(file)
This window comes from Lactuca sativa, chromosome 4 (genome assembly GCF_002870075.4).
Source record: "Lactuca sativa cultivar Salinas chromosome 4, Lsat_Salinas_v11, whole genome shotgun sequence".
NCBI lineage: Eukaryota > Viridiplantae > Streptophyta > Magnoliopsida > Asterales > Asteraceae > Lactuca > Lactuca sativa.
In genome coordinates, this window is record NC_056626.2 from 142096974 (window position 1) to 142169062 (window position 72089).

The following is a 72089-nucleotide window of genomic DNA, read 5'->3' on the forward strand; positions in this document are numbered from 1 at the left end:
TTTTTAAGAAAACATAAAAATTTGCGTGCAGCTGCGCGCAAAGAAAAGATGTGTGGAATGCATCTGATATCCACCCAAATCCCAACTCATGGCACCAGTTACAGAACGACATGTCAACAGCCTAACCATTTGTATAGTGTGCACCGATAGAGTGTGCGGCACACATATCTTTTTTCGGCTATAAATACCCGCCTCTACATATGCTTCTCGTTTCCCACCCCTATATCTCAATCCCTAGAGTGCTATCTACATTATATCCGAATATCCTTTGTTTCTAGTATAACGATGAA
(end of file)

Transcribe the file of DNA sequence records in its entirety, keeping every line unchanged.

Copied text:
This window comes from Lactuca sativa, chromosome 4 (genome assembly GCF_002870075.4).
Source record: "Lactuca sativa cultivar Salinas chromosome 4, Lsat_Salinas_v11, whole genome shotgun sequence".
NCBI lineage: Eukaryota > Viridiplantae > Streptophyta > Magnoliopsida > Asterales > Asteraceae > Lactuca > Lactuca sativa.
In genome coordinates, this window is record NC_056626.2 from 142096974 (window position 1) to 142169062 (window position 72089).

The following is a 72089-nucleotide window of genomic DNA, read 5'->3' on the forward strand; positions in this document are numbered from 1 at the left end:
TTTTTAAGAAAACATAAAAATTTGCGTGCAGCTGCGCGCAAAGAAAAGATGTGTGGAATGCATCTGATATCCACCCAAATCCCAACTCATGGCACCAGTTACAGAACGACATGTCAACAGCCTAACCATTTGTATAGTGTGCACCGATAGAGTGTGCGGCACACATATCTTTTTTCGGCTATAAATACCCGCCTCTACATATGCTTCTCGTTTCCCACCCCTATATCTCAATCCCTAGAGTGCTATCTACATTATATCCGAATATCCTTTGTTTCTAGTATAACGATGAA